General Awareness

General Terms Associated Banking and Financial Sector


Repo Rate-Repo rate is the rate at which our banks borrow Money from RBI on the short term basis. Whenever the banks have any shortage of funds they can borrow it from RBI. A reduction in the repo rate will help banks to get money at a cheaper rate. When the repo rate increases, borrowing from RBI becomes more expensive.


Reverse Repo Rate-This is exact opposite of Repo rate. Reverse Repo rate is the rate at which Reserve Bank of India (RBI) accepts deposits from banks. RBI uses this tool when it feels there is too much money floating in the banking system. An increase in Reverse repo rate can cause the banks to transfer more funds to RBI due to this attractive interest rates thereby decreasing the availability of the funds with the Banks or rise in the deposit rates of the Bank .


Bank Rate - Bank rate, also referred to as the discount rate, is the rate of interest which a central bank charges on the loans and advances that it extends to commercial banks and other financial intermediaries. Changes in the bank rate are often used by central banks to control the money supply. Bank rate is charged on the long term advances of RBI to Commercial Banks.

CRR - Cash reserve Ratio (CRR) is the percentage of the deposits that a bank has to keep with RBI in terms of CASH. If RBI decides to increase the percent of this, the available amount with the banks comes down. RBI is using this method (increase of CRR rate), to drain out the excessive money from the banks or the Market.

SLR (Statutory Liquidity Ratio) is the percentage of the deposits that a bank has to keep with itself  in terms of of cash, or gold or govt. approved securities (Bonds) before providing credit to its customers.

SLR rate is determined and maintained by the RBI (Reserve Bank of India) in order to control the expansion of bank credit.

BPLR – Benchmark Prime Lending Rate: The Prime Interest Rate is the interest rate charged by banks to their most creditworthy customers (usually the most prominent and stable business customers). The rate is almost always the same amongst major banks. Adjustments to the prime rate are made by banks at the same time; although, the prime rate does not adjust on any regular basis. BPLR is also sometime referred to as PLR. Now BPLR has been replaced by BASE Rate. (Decided by the Bank itself)


Base Rate: Base rate is the minimum rate of interest that a bank can charge from its customers. In a way it tells about the cost of funds to the Bank. It includes repo rate paid by bank to RBI, Administrative costs along with the NPAs of last year. It is decided by the bank itself and is different for different banks.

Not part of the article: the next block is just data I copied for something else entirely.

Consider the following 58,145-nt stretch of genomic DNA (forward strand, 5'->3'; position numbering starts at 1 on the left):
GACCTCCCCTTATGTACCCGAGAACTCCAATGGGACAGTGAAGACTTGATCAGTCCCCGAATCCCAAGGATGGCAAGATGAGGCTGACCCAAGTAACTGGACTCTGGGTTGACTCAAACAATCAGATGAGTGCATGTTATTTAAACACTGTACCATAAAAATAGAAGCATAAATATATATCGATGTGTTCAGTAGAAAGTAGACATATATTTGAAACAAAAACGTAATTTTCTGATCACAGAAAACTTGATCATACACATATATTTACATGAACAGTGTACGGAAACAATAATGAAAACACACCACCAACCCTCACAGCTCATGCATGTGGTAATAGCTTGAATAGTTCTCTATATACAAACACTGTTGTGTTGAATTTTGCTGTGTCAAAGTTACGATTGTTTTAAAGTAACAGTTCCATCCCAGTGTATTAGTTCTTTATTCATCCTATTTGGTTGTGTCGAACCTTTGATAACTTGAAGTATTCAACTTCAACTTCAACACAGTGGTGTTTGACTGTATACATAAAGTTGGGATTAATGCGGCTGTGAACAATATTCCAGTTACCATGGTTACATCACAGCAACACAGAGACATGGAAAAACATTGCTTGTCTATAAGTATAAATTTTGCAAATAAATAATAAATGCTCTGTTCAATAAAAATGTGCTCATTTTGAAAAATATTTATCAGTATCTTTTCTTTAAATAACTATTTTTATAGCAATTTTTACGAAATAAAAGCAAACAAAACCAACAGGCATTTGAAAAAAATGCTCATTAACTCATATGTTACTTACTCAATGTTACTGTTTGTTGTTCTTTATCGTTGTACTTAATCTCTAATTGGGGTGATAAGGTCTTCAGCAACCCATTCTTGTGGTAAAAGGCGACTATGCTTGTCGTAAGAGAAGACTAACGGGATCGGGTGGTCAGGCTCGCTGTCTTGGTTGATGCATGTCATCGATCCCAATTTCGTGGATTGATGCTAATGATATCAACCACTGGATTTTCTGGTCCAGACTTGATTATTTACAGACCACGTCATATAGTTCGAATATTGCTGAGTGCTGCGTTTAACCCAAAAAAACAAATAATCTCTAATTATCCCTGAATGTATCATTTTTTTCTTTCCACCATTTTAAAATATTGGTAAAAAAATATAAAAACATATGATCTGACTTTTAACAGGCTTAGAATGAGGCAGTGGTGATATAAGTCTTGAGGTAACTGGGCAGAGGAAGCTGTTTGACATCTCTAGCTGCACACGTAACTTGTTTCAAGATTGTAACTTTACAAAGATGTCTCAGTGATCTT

Policy Rates as on 31-12-2011(Decided by RBI)

 Bank Rate: 6.00%

 Repo Rate: 8.50%

 Reverse Repo Rate: 7.50%

Reserve Ratios as on 31-12-2011(Decided by RBI)

 CRR: 6.00%

 SLR: 24.0%

Lending/Deposit Rates as on 31-12-2011:

Base Rate 10.00-10.75% Decided by Bank

Savings Bank rate 4%.Decided by RBI


Inflation - Inflation is as an increase in the price of bunch of Goods and services that projects the Indian economy. An increase in inflation figures occurs when there is an increase in the average level of prices in Goods and services. Inflation happens when there are fewer Goods and more buyers; this will result in increase in the price of Goods, since there is more demand and less supply of the goods.

Inflation is measured in terms of WPI – Wholesale Price Index taking the base year to be 2004-05 taking 676 items into consideration.

Deflation - Deflation is the continuous decrease in prices of goods and services. Deflation occurs when the inflation rate becomes negative (below zero) and stays there for a longer period.

Priority Sector Lending: All the banks earn from their operations in the Society. So there has to be certain responsibilities of the bank toward the society. Priority sector lending is one such initiative of to fulfill that cause. There are 6 areas defined under priority sector lending where the banks are supposed to lend money on relatively lower rates as compared to BPLR. The six sectors specified for priority sector lending are Agriculture, Education, Vehicles, Housing, MSMEs (Micro Small and Medium Enterprises) & Weaker sections of the society. As per the guidelines a Bank should provide at least 40% of its total advances in the priority sector lending with advances in agriculture sector not less than 18% of the total advances of the Bank. 

FII (Foreign Institutional Investor)  used to denote an investor, mostly in the form of an institution. An institution established outside India, which proposes to invest in Indian market, in other words buying Indian stocks. FII’s generally buy in large volumes which has an impact on the stock markets. Institutional Investors includes pension funds, mutual funds, Insurance Companies, Banks, etc.

FDI (Foreign Direct Investment) occurs with the purchase of the “physical assets or a significant amount of ownership (stock) of a company in another country in order to gain a measure of management control” (Or) A foreign company having a stake in an Indian Company.

IPO is Initial Public Offering This is the first offering of shares to the general public from a company wishing to list on the stock exchanges.

Disinvestment -The Selling of the government stake in public sector undertakings.

Fiscal Deficit -  It is the difference between the government’s total receipts (excluding borrowings) and total expenditure. Fiscal deficit in 2011-12 is proposed at 4.6% of GDP. Fiscal deficit is managed under the act FRBM (Fiscal Responsibility and Budgetary Management Bill).

GDP - The Gross Domestic Product or GDP is a measure of all of the services and goods produced in a country in a given financial year. Indian GDP can be classified into three sectors as follows.